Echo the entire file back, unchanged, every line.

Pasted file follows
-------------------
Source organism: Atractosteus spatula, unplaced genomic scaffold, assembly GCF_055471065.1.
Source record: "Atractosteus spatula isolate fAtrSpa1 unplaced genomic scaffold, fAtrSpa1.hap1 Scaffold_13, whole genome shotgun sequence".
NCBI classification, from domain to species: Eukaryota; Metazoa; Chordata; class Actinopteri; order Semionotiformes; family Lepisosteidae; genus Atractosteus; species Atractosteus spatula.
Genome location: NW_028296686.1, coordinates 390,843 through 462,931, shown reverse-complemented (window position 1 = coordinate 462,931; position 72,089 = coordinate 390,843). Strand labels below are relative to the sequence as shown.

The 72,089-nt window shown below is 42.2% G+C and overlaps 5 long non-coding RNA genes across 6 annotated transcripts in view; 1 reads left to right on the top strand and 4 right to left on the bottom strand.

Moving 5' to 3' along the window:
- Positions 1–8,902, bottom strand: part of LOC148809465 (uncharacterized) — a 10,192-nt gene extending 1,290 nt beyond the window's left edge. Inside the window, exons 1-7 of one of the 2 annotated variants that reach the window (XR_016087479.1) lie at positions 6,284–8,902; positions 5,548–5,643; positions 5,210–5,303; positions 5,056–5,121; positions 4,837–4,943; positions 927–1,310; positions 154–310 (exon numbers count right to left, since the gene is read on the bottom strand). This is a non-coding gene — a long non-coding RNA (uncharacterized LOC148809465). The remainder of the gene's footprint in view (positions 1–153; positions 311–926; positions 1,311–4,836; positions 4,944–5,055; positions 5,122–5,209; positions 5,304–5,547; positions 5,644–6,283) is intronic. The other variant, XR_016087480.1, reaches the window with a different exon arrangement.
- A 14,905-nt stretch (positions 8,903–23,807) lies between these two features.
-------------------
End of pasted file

Source organism: Atractosteus spatula, unplaced genomic scaffold, assembly GCF_055471065.1.
Source record: "Atractosteus spatula isolate fAtrSpa1 unplaced genomic scaffold, fAtrSpa1.hap1 Scaffold_13, whole genome shotgun sequence".
NCBI classification, from domain to species: Eukaryota; Metazoa; Chordata; class Actinopteri; order Semionotiformes; family Lepisosteidae; genus Atractosteus; species Atractosteus spatula.
Genome location: NW_028296686.1, coordinates 390,843 through 462,931, shown reverse-complemented (window position 1 = coordinate 462,931; position 72,089 = coordinate 390,843). Strand labels below are relative to the sequence as shown.

The 72,089-nt window shown below is 42.2% G+C and overlaps 5 long non-coding RNA genes across 6 annotated transcripts in view; 1 reads left to right on the top strand and 4 right to left on the bottom strand.

Moving 5' to 3' along the window:
- Positions 1–8,902, bottom strand: part of LOC148809465 (uncharacterized) — a 10,192-nt gene extending 1,290 nt beyond the window's left edge. Inside the window, exons 1-7 of one of the 2 annotated variants that reach the window (XR_016087479.1) lie at positions 6,284–8,902; positions 5,548–5,643; positions 5,210–5,303; positions 5,056–5,121; positions 4,837–4,943; positions 927–1,310; positions 154–310 (exon numbers count right to left, since the gene is read on the bottom strand). This is a non-coding gene — a long non-coding RNA (uncharacterized LOC148809465). The remainder of the gene's footprint in view (positions 1–153; positions 311–926; positions 1,311–4,836; positions 4,944–5,055; positions 5,122–5,209; positions 5,304–5,547; positions 5,644–6,283) is intronic. The other variant, XR_016087480.1, reaches the window with a different exon arrangement.
- A 14,905-nt stretch (positions 8,903–23,807) lies between these two features.